[BioC] Agilent Arrays
michael_kirk at wmi.usyd.edu.au
Mon Jun 27 03:20:07 CEST 2005
While I agree that it is probably a bad idea to use single channel
analysis on two colour arrays, some of the arguments presented here
are a little troubling.
The observation that the intra slide correlation is 0.8 doesn't, to my
mind, show anything unless it is high relative to inter slide
correlation. Regardless of what treatments are applied to the samples,
all mouse (say) samples would be expected to have roughly similar
(array wise) expression profiles. This is partly a reflection of the
fact that many genes may not vary between treatments and different
probes will have different hybridization efficiencies (i.e. some spots
will always have low intensities and some high).
Secondly, IF the single channel intensities were in fact highly
accurate, then it is the two colour analysis that would be inefficient
(in terms of number of arrays required). The two colour idea is
essentially to overcome noise, particularly noise due to variation in
the printed spots between slides (i.e. the chemical/physical
properties of a spot for a given gene may vary between slides). In
this case the variation is assumed to affect each hybridized sample
similarly (multiplicatively) and by taking the ratio this variation is
removed. A fine idea, but it does leave us with less information than
if the slide quality was sufficient for this to to be unnecessary.
>From the two colour analysis of a single slide we have a set of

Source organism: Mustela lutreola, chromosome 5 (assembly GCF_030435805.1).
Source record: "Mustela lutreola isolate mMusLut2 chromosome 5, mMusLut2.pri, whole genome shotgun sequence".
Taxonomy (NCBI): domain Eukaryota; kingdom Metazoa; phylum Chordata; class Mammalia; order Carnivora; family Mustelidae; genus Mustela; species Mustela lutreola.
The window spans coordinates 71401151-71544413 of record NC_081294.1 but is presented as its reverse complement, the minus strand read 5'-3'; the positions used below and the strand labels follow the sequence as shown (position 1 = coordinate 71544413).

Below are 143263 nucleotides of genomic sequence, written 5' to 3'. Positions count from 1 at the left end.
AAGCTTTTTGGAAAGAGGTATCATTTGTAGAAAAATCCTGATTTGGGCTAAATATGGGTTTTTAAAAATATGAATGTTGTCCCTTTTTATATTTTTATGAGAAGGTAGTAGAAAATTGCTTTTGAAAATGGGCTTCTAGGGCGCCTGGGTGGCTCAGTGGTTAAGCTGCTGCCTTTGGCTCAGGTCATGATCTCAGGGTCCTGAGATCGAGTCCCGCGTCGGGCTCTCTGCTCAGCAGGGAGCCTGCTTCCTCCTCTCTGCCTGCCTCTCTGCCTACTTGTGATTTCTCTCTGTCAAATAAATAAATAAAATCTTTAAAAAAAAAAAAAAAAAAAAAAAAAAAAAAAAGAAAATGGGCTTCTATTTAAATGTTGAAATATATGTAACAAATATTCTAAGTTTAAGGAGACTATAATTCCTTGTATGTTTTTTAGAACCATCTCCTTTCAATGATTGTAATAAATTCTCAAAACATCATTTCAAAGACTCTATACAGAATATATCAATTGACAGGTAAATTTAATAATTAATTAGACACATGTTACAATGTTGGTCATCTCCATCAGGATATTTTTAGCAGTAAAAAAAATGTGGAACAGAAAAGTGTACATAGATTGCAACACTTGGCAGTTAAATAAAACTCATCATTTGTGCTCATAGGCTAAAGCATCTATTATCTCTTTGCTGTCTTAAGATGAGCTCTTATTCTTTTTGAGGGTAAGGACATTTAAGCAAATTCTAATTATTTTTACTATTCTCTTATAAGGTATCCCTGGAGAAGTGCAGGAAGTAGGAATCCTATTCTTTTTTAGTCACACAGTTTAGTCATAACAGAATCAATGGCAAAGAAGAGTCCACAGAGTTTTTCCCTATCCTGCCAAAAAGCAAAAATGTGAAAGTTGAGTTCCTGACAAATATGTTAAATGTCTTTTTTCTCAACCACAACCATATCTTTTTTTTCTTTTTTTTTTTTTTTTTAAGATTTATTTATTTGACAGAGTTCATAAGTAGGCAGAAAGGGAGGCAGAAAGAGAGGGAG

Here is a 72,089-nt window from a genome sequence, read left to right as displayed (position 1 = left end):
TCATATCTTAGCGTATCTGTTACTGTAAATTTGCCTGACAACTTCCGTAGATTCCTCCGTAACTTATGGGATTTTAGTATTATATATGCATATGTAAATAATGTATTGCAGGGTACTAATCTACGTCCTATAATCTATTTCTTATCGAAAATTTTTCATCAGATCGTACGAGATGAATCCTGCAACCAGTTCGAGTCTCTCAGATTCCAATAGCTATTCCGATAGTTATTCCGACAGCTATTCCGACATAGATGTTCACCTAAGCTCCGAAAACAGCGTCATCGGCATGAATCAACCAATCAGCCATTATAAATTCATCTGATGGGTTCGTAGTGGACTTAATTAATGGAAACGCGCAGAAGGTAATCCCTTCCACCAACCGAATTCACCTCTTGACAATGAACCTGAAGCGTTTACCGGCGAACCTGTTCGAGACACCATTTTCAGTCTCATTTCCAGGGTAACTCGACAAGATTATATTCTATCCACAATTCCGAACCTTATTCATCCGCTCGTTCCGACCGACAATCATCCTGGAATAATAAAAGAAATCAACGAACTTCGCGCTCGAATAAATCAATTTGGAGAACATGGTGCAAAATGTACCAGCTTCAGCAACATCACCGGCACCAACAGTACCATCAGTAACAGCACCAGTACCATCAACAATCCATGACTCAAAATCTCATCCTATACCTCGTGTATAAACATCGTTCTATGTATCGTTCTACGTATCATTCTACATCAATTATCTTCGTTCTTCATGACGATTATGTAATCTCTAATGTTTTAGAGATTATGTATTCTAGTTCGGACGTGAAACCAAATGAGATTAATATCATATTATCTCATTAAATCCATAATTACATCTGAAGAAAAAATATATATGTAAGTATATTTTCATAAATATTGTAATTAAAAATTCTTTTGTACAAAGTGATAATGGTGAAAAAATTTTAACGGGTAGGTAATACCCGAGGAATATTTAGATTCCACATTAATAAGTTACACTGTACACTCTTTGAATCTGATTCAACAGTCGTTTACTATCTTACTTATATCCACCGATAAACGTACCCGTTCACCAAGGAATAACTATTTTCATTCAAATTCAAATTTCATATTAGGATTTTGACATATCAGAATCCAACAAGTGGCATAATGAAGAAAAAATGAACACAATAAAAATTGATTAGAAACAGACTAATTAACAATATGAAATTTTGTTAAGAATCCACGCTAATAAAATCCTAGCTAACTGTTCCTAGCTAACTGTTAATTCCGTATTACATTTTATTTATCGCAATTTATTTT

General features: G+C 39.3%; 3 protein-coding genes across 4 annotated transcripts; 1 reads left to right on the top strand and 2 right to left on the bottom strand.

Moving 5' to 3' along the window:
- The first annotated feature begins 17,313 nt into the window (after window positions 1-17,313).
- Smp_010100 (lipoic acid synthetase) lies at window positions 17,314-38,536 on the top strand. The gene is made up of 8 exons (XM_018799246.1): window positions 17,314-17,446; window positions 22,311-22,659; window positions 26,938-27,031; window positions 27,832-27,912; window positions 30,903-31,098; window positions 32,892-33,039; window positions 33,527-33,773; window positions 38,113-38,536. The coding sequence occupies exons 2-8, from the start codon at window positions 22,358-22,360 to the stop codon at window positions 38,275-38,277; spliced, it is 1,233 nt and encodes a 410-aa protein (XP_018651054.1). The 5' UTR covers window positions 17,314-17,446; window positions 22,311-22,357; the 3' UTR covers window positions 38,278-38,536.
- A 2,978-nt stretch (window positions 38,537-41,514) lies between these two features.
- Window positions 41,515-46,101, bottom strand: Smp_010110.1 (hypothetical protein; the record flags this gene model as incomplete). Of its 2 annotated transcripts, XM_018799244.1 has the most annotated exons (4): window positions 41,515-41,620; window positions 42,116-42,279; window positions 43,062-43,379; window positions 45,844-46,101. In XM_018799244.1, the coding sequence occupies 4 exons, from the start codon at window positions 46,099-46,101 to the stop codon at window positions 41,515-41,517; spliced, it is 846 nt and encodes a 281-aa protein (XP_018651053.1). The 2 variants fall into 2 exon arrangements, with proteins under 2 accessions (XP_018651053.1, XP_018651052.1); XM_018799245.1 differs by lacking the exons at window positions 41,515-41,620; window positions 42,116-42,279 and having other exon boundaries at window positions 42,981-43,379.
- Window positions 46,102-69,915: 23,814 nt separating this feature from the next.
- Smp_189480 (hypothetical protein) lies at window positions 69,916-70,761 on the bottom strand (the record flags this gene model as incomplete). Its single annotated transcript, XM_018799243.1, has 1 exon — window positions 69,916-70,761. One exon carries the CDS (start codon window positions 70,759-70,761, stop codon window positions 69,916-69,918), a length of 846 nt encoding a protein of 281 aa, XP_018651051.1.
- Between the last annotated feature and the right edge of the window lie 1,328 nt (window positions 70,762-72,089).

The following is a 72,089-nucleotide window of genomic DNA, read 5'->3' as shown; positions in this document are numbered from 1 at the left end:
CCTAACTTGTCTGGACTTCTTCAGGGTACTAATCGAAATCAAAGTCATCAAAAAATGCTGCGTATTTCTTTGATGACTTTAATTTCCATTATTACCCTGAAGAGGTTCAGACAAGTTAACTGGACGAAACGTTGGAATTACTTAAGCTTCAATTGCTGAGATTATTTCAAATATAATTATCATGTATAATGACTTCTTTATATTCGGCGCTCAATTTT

ratios, which may then be compared between slides. From the single
channel analysis of a two colour hybridization we have two sets of
measurements, which also may be compared between slides.
With two colour analysis, only three samples can be compared using two
slides, whereas if the single channel analysis was justified (and note
I am not say it is, only discussing the arguments given against it),
then four samples can be compared.
> Naomi is refering to what I call the "intraspot" correlation, see for
> example the intraspotCorrelation() function in the limma package, and it is
> critically important. The correlation isn't a bad thing, nor is it
> restricted to poor quality arrays. Rather it means that contrasts estimated
> within a spot are highly accurate. It is what makes the two-colour
> technology intrinsically more accurate than one channel technology, other
> things being equal. See http://www.statsci.org/smyth/pubs/ISI2005-116.pdf
> for some discussion.
> Basically, you're saying that if the arrays are very high quality, you can
> get away with an inefficient analysis. Why not do it properly and get the
> full benefit of the high quality arrays? My experience is that high quality
> Agilent arrays can beat affy for accuracy if treated properly.
> >Date: Thu, 23 Jun 2005 15:29:38 +0100 (BST)
> >From: "Wolfgang Huber" <huber at ebi.ac.uk>
> >Subject: Re: [BioC] Agilent Arrays
> >To: "Naomi Altman" <naomi at stat.psu.edu>
> >Cc: bioconductor at stat.math.ethz.ch
> >Hi Naomi,
> >and why is that important? Also, what is the within gene correlation
> >between green foreground of array 1 and green foreground of array 2?
> > Wolfgang
> ><quote who="Naomi Altman">
> > > I am working with Agilent arrays on which we have spotted many replicates
> > > of the control spots.
> > > The within gene correlation between red and green forground is about 0.8
> > > for the unnormalized data - i.e. pretty high!
> > >
> > > --Naomi
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